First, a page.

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After a stroke, one of the basic needs for a patient is to be able to swallow in order to eat and then to have the motor skills to resume speaking. Daniels (speech pathology, Baylor School of Medicine) and Huckabee (communication disorders, University of Canterbury, NZ) give therapists and clinicians a thorough training manual covering assessment, examinations and treatment options. While intended for professionals, the writing is clear enough for concerned family members and friends of the patient to find it helpful.
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Stephanie Daniels, Ph.D. Research Speech Pathologist Michael E. DeBakey Veterans Affairs Medical Center, Houston, Texas Assistant Professor, Department of Physical Medicine and Rehabilitation, Baylor College of Medicine Stephanie K. Daniels, Ph.D. is a research speech pathologist at the Michael E. DeBakey Veterans Affairs Medical Center in Houston, Texas and is Assistant Professor in the Department of Physical Medicine and Rehabilitation at the Baylor College of Medicine. Prior to obtaining her doctorate, she was a practicing clinician for twelve years. Her research and clinical work has focused on neurogenic dysphagia. Maggie-Lee Huckabee, Ph.D. Senior Lecturer Department of Communication Disorders, University of Canterbury Senior Researcher Van der Veer Institute for Parkinson's and Brain Research in Christchurch, New Zealand Maggie-Lee Huckabee, Ph.D., practiced as a clinician for thirteen years before the frustration of never knowing "the answers" led her to an academic career. She is now senior lecturer in the Department of Communication Disorders, University of Canterbury and senior researcher at the Van der Veer Institute for Parkinson's and Brain Research in Christchurch, New Zealand. She still hasn't found "the answers" but is trying, with research interests focusing on the complexities of behaviorally-driven neural adaptation and biomechanical change leading to swallowing recovery. Dr. Huckabee has a great time supervising terrific, emerging researchers, overseeing a busy laboratory and enjoying the beauty of New Zealand.Review:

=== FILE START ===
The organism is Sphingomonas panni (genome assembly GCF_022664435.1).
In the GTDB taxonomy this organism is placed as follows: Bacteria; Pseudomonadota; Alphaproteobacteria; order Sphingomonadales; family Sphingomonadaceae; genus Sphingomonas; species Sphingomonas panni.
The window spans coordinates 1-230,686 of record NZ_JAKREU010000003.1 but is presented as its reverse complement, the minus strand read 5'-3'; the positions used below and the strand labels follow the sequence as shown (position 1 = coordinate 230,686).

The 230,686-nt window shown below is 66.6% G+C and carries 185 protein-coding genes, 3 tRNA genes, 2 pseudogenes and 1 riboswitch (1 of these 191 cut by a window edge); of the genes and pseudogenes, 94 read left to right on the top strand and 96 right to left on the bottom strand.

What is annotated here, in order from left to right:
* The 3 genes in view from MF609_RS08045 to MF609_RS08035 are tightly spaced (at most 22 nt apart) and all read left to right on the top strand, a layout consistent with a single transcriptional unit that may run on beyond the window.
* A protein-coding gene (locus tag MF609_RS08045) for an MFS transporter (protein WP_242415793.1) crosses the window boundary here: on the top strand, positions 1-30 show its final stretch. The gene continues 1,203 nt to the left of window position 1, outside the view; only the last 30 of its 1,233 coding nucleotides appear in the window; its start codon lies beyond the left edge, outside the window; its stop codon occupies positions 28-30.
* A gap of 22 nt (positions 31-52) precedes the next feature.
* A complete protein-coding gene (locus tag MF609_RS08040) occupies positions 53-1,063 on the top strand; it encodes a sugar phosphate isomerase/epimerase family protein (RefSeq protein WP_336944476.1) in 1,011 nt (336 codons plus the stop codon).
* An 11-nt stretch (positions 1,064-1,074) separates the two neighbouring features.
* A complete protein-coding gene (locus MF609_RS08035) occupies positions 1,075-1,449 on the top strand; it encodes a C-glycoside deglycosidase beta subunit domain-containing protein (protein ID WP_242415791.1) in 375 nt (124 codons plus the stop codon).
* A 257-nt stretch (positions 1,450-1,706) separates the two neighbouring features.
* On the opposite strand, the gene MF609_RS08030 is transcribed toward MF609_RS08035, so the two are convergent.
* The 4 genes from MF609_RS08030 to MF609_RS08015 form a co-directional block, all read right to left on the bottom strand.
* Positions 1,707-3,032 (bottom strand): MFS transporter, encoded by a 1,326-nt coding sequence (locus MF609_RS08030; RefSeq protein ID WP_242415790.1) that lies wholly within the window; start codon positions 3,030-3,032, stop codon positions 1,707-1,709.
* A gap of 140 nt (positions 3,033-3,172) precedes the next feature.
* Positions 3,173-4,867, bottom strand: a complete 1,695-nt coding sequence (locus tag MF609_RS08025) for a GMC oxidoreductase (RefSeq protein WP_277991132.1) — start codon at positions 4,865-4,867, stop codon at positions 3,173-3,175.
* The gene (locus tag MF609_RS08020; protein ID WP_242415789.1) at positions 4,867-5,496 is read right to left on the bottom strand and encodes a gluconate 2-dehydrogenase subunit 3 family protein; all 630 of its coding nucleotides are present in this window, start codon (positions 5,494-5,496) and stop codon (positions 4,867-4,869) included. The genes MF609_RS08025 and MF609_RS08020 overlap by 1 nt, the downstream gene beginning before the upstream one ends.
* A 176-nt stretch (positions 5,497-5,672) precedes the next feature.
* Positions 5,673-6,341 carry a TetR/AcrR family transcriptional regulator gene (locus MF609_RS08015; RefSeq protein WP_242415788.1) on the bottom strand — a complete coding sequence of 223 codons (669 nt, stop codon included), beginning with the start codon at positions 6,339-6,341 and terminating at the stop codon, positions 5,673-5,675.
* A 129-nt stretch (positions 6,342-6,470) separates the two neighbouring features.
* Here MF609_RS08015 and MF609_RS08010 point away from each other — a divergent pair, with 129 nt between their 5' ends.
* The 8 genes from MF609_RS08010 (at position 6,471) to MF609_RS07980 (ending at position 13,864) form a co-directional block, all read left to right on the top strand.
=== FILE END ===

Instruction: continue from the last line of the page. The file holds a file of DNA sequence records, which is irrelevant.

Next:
Stacey A. Skoretz, MSc, CCC-SLP, PhD Candidate, Canadian Journal of Speech-Language Pathology and Audiology, (2009): "With its clinically relevant content and well-written text, this book provides information both for the junior and senior dysphagia clinician. The authors provide balanced and objective information which is well-grounded in research. The book's up-to-date discussion of challenging issues provide the readers with insights and methods by which to approach their roles and responsibilities." Grace McCann, Deputy Editor, Royal College of Speech and Language Therapists, Bulletin, (2009): "Written by two very experienced practicing SLTs, each with a very solid research background, the book provides the reader with a thorough description of the current evidence base for the assessment and management of dysphagia. Among the 22 chapters, clear tables of evidence are provided, for example on the epidemiology of dysphagia in stroke, clinical features of aspiration, and rehabilitation strategies." Julia Edgar, PhD (Washington University School of Medicine), Doody's Review Service, (2009): "This book provides a unique level of detail on dysphagia in the stroke population, thus making it a valuable contribution to the literature. The authors are clearly in tune with commonly occurring clinical practices as they provide substantial rationale to support the need for adequate objective testing as a prelude to appropriate intervention."
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Book Description Plural Publishing Inc, 2008. Paperback. Condition: New. Never used!. Seller Inventory # P111597561967
Book Description Condition: New. New. Seller Inventory # S-1597561967
Book Description Plural Publishing Inc. PAPERBACK. Condition: New. 1597561967 New Condition. Seller Inventory # NEW7.0729218